Mount Everest Capital Peak

This hasn’t been an easy year for most, but it’s times like this that make the heartwarming stories even more important to read. While this isn’t something happening in New York, it’s certainly something that any adventurous person will want to take note of – the Mount Everest Capital Peak is higher than you might have thought. Yes, indeed, if you’ve been to the Mount Everest Capital location then you know what it took to get there. But you may not realize that it actually took two more feet of climbing than you thought.

Recent reporting by both China and Nepal puts the Everest Capital peak at exactly 8,848.96 meters, or 29,031.7 feet for those of us in New York. For the last 65 years, the consensus was that it was actually two feet shorter than this.

The real news here is twofold. First of all, does this mean that the Mount Everest Capital peak has grown – or that it was mismeasured in the past? According to the New York Times article about the discovery, the China-Nepal people believe that the mountain has grown. That is definitely reason for pause.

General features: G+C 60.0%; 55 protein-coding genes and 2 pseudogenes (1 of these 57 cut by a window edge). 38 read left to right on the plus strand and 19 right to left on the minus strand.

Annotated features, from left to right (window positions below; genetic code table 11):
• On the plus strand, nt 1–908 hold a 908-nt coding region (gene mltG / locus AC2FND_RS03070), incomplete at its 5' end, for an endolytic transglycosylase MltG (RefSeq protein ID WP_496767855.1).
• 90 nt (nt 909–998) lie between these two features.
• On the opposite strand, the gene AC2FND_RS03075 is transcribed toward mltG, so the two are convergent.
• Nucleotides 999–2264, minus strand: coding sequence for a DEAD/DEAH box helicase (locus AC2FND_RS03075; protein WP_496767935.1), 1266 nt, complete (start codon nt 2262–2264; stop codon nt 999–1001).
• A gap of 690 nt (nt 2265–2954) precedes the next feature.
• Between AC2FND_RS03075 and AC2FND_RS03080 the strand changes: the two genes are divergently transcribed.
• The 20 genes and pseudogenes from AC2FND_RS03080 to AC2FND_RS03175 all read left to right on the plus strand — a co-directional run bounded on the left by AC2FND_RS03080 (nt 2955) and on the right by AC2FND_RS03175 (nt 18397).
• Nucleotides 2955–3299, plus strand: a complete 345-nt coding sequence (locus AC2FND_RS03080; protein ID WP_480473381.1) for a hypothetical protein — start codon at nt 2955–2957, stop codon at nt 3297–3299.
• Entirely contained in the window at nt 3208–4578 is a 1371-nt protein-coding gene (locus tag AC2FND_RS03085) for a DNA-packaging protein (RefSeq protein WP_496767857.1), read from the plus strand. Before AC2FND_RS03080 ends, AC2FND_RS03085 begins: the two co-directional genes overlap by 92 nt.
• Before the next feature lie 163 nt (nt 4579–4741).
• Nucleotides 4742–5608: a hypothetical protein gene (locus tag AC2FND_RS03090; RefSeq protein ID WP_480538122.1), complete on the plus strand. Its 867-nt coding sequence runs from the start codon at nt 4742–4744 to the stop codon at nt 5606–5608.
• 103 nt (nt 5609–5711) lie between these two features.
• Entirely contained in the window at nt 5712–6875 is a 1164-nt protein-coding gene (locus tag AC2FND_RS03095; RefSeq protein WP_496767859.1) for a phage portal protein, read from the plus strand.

Secondly, and perhaps more importantly, the China-Nepal relationship has warmed a great deal in recent years and the measuring of the mountain is the main indication of this warmth. Last year, Xi Jinping, China’s top leader, pledged that the two countries would measure the mountain together when it came time to do so. And this is exactly what they’ve done.

Indeed, it appears that the Mount Everest Capital peak point is actually two feet taller than it used to be. Scientists say that the mountain height can shift based on time and tectonics. After the 2015 earthquake, for instance, they believed that Mount Everest had shrunk. Now, as the Indian plate slips under the Eurasian plate, the Himalayas are being lifted. And this accounts for the extra two feet in height.

For now, both China and Nepal are agreeing on the height measurement. The name of the mountain, however, is still up for great debate. During a recent briefing China’s foreign minister, Wang Yi, discussed the measurements of “Qomolangma” while Nepal’s foreign minister spoke about “Sagarmatha.” There is still much to iron out.

But for now, should you manage to get away from COVID and enjoy some adventures, you’ll have two more feet to explore.

James

James Allenby is the editor of Gowanus Lounge, bringing to his position a vast background on New York, and especially Brooklyn history, culture and lifestyle. Born and bred in the heart of "the County of Kings" James Allenby knows what it means to be a Brooklynite, and imparts this meaning at all times to his readers. Contact James at info(at)gowanuslounge.com.